15th November 2020, Revd Tim Calow - Matthew 25: 14 -30 & 1 Thessalonians 5: 1-1


Revd. Tim Calow – 15th November 2020

Matthew 25: 14 -30 & 1 Thessalonians 5: 1-1

May the words of my lips and the meditations of our hearts be acceptable to you, O Lord.

At a first hearing it is a strange parable that I read today. Three servants are given different amounts of money to invest. Two of them take a risk, invest their money – in enterprises which turn out to be successful. They Achieve 100% growth and return the capital and the profit to their master – who promises them yet more responsibility. The third servant tries to play it safe – or lazy? – by burying the money. He is condemned. 

It sounds like a manifesto for a capitalist society – though it doesn’t address what view the master might take of a servant who invested and lost all his money, returning nothing.

This comes from a gospel which (most of the time) seems to be so suspicious of riches. Remember it is easier for a camel to go through the eye of a needle than for a rich man to enter the kingdom of heaven (Matthew 19). In our reading today Jesus seems to be praising accumulation of wealth.

I think there are two points to remember there. Firstly, the rich man is in danger because he has accumulated wealth, wealth that makes him feel safe. It is the danger that faces the landowner who builds extra barns to store his material wealth so he can then take life easy. So working hard is not criticised. Jesus criticism is of those who accumulate personal wealth and are unwilling to share it.            

Secondly, in today’s reading, we are perhaps not concerned with a narrow definition of wealth – more about the wider use of the life which we live. With this in view we should remember that the sums of money talked about are enormous – more than an average person’s lifetime earnings. We should perhaps be thinking about all of the life opportunities that we are given. 

We have all been given a great deal, especially those of us in the First World. We have every chance that we might live a long and comfortable life. The question is what do we do with the opportunities which we have? Do we hold onto what we have, bury it in the ground – or do we venture forth boldly? Do we play it safe – or do we risk all?

It is often so more comfortable to play it safe, to keep what we have. That might be with our careers or in our many relationships. We need to take risks if we are to live fulfilled lives.

Maybe the picture we should have is of God like a loving parent. God wants us to achieve – to make the most of our talents – God knows that it is this that will lead us to true happiness. Thus we are given freedom and opportunity – but to make the most of them we need to take risks. It is because we know that we are truly loved for who we are that we can feel able to take those risks.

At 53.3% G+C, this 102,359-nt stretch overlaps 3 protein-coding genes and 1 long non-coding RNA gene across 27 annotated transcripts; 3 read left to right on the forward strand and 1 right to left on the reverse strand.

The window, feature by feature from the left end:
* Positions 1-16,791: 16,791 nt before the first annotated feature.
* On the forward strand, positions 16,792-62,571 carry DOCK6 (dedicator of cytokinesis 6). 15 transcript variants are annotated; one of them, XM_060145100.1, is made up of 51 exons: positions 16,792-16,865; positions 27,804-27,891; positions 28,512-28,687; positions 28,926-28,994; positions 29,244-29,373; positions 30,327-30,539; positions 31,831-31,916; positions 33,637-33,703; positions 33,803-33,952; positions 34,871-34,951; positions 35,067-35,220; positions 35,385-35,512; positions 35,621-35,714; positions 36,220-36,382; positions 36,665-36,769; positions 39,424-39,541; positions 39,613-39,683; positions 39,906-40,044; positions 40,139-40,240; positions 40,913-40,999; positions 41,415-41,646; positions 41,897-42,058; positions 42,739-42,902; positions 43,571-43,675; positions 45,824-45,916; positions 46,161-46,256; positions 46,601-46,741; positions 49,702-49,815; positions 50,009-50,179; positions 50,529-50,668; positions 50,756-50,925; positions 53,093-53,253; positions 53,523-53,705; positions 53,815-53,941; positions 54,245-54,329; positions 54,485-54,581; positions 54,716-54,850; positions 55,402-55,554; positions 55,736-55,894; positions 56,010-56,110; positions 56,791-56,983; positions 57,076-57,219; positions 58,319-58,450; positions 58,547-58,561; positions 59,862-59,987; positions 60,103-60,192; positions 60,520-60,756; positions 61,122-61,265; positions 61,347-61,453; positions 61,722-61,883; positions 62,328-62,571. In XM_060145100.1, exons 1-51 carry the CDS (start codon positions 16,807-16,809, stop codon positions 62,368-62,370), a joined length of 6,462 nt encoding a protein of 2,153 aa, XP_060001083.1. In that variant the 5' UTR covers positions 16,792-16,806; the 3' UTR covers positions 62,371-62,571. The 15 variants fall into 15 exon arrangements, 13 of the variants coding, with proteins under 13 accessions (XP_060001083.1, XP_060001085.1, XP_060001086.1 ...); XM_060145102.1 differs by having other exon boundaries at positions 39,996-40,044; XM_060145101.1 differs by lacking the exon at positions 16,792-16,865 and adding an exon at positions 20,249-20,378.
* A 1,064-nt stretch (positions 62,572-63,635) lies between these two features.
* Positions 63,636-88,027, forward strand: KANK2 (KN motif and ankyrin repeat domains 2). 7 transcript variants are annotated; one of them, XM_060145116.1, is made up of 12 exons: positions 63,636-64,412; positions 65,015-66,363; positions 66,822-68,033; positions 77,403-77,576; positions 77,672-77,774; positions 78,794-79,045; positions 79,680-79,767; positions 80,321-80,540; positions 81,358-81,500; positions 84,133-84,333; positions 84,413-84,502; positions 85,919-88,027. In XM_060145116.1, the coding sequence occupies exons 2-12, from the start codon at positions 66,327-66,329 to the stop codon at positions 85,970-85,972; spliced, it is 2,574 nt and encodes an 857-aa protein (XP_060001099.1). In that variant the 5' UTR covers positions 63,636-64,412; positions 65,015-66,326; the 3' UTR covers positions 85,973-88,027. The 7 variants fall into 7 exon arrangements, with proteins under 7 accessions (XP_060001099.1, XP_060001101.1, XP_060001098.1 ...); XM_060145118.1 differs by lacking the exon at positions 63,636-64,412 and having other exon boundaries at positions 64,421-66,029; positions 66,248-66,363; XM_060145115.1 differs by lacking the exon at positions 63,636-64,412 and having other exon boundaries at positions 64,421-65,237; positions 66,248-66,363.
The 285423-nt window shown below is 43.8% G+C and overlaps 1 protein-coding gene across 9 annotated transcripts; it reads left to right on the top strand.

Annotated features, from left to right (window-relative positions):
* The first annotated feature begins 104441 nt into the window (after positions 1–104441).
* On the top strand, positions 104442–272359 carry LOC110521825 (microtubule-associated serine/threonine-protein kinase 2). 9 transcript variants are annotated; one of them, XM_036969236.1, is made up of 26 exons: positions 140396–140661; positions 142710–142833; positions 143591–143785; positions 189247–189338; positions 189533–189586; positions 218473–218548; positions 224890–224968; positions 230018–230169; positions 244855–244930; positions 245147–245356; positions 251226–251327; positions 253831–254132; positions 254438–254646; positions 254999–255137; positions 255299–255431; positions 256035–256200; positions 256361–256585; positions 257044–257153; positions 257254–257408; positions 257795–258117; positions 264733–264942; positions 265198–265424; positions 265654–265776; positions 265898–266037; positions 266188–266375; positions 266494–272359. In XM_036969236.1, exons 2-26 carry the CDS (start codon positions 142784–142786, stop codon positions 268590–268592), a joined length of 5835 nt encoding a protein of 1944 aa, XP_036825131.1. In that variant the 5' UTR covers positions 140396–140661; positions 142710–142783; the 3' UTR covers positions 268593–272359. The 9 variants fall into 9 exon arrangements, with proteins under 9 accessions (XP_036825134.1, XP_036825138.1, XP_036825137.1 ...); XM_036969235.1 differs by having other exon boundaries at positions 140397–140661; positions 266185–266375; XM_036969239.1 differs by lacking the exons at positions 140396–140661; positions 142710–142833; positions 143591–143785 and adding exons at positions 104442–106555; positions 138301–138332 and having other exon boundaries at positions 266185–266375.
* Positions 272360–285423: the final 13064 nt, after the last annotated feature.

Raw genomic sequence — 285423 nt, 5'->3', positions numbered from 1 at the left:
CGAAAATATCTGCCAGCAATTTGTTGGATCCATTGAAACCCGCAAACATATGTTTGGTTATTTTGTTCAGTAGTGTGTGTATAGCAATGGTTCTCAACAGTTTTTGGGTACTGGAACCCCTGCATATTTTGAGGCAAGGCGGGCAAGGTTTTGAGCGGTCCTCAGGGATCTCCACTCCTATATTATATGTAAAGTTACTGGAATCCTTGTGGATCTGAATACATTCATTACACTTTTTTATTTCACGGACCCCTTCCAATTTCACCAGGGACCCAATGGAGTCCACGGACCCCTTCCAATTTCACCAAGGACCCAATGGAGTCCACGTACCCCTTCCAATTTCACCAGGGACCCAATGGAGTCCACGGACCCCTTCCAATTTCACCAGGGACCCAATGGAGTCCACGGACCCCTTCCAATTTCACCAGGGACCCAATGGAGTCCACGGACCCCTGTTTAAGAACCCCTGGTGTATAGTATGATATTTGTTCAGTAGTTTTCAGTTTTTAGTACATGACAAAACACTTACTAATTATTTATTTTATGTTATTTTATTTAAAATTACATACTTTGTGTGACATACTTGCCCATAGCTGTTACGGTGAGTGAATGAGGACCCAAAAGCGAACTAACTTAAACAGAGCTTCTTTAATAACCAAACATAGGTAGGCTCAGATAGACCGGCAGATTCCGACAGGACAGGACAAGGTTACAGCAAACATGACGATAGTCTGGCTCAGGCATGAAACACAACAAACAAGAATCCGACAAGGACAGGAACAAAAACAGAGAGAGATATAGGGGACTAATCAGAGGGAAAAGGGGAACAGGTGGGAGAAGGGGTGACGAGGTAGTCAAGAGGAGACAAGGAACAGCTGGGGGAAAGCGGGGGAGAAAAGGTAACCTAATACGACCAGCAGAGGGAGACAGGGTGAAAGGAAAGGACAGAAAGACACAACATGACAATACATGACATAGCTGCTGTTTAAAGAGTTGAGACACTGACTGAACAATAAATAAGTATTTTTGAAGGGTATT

Maybe this applies to us as church too, as well as individuals. We need to be bold and to take risks if we are truly to be the ‘Body of Christ’. We face difficult times, as the church in Thessalonica did – all those centuries ago. They are called to be alert to their times – so we should be alert – alert and bold. Now could be a time when new opportunities are there for us as we face so much uncertainty.

We see this boldness in Jesus’ life. We see it too in the life of the Father of faith – Abraham. Kierkegaard reflected on his faith in his book ‘Fear and Trembling’. Some of those reflections are relevant to today’s parable. He says

“No! No one shall be forgotten who was great in this world; but everyone was great in his own way, and everyone in proportion to the greatness of what he loved. For he who loved himself became great in himself, and he who loved others became great through his devotion, but he who loved God became greater than all. 

They shall all be remembered, but everyone became great in proportion to his expectancy. One became great through expecting the possible, another by expecting the eternal; but he who expected the impossible became greater than all. 

They shall all be remembered, but everyone was great in proportion to the magnitude of what he strove with. For he who strove with the world became great by conquering the world, and he who strove with himself became greater by conquering himself; but he who strove with God became greater than all.”

It is no easy option to be a Christian. We are to love, to love freely, generously, risking all. We are to expect returns greater than we can imagine and we are to strive with ourselves, the world and God.

This is no easy option but the rewards are greater than we can imagine. That is our hope.